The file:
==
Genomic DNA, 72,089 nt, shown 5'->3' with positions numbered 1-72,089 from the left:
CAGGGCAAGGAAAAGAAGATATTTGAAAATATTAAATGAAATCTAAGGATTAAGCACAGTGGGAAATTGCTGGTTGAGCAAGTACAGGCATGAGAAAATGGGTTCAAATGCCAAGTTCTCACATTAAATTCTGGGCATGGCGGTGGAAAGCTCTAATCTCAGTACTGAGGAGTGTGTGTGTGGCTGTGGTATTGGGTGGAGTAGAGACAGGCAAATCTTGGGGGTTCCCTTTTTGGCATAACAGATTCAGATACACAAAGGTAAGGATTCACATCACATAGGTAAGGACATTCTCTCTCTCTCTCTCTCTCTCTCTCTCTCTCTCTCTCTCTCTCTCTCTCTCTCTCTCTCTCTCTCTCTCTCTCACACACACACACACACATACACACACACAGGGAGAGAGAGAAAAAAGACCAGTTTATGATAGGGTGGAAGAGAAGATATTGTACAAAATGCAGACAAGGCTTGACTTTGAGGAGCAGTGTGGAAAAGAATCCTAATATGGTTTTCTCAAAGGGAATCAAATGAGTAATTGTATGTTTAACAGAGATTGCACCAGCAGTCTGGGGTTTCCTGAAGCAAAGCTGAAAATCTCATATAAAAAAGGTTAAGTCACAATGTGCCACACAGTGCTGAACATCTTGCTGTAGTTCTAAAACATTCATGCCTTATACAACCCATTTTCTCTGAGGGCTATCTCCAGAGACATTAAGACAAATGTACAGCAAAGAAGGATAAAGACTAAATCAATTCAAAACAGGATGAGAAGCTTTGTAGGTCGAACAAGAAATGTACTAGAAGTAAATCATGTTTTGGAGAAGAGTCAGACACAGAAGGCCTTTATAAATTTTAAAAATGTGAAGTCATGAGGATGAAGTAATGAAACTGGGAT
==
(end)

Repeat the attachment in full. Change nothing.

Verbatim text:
Genomic DNA, 72,089 nt, shown 5'->3' with positions numbered 1-72,089 from the left:
CAGGGCAAGGAAAAGAAGATATTTGAAAATATTAAATGAAATCTAAGGATTAAGCACAGTGGGAAATTGCTGGTTGAGCAAGTACAGGCATGAGAAAATGGGTTCAAATGCCAAGTTCTCACATTAAATTCTGGGCATGGCGGTGGAAAGCTCTAATCTCAGTACTGAGGAGTGTGTGTGTGGCTGTGGTATTGGGTGGAGTAGAGACAGGCAAATCTTGGGGGTTCCCTTTTTGGCATAACAGATTCAGATACACAAAGGTAAGGATTCACATCACATAGGTAAGGACATTCTCTCTCTCTCTCTCTCTCTCTCTCTCTCTCTCTCTCTCTCTCTCTCTCTCTCTCTCTCTCTCTCTCTCTCTCACACACACACACACACATACACACACACAGGGAGAGAGAGAAAAAAGACCAGTTTATGATAGGGTGGAAGAGAAGATATTGTACAAAATGCAGACAAGGCTTGACTTTGAGGAGCAGTGTGGAAAAGAATCCTAATATGGTTTTCTCAAAGGGAATCAAATGAGTAATTGTATGTTTAACAGAGATTGCACCAGCAGTCTGGGGTTTCCTGAAGCAAAGCTGAAAATCTCATATAAAAAAGGTTAAGTCACAATGTGCCACACAGTGCTGAACATCTTGCTGTAGTTCTAAAACATTCATGCCTTATACAACCCATTTTCTCTGAGGGCTATCTCCAGAGACATTAAGACAAATGTACAGCAAAGAAGGATAAAGACTAAATCAATTCAAAACAGGATGAGAAGCTTTGTAGGTCGAACAAGAAATGTACTAGAAGTAAATCATGTTTTGGAGAAGAGTCAGACACAGAAGGCCTTTATAAATTTTAAAAATGTGAAGTCATGAGGATGAAGTAATGAAACTGGGAT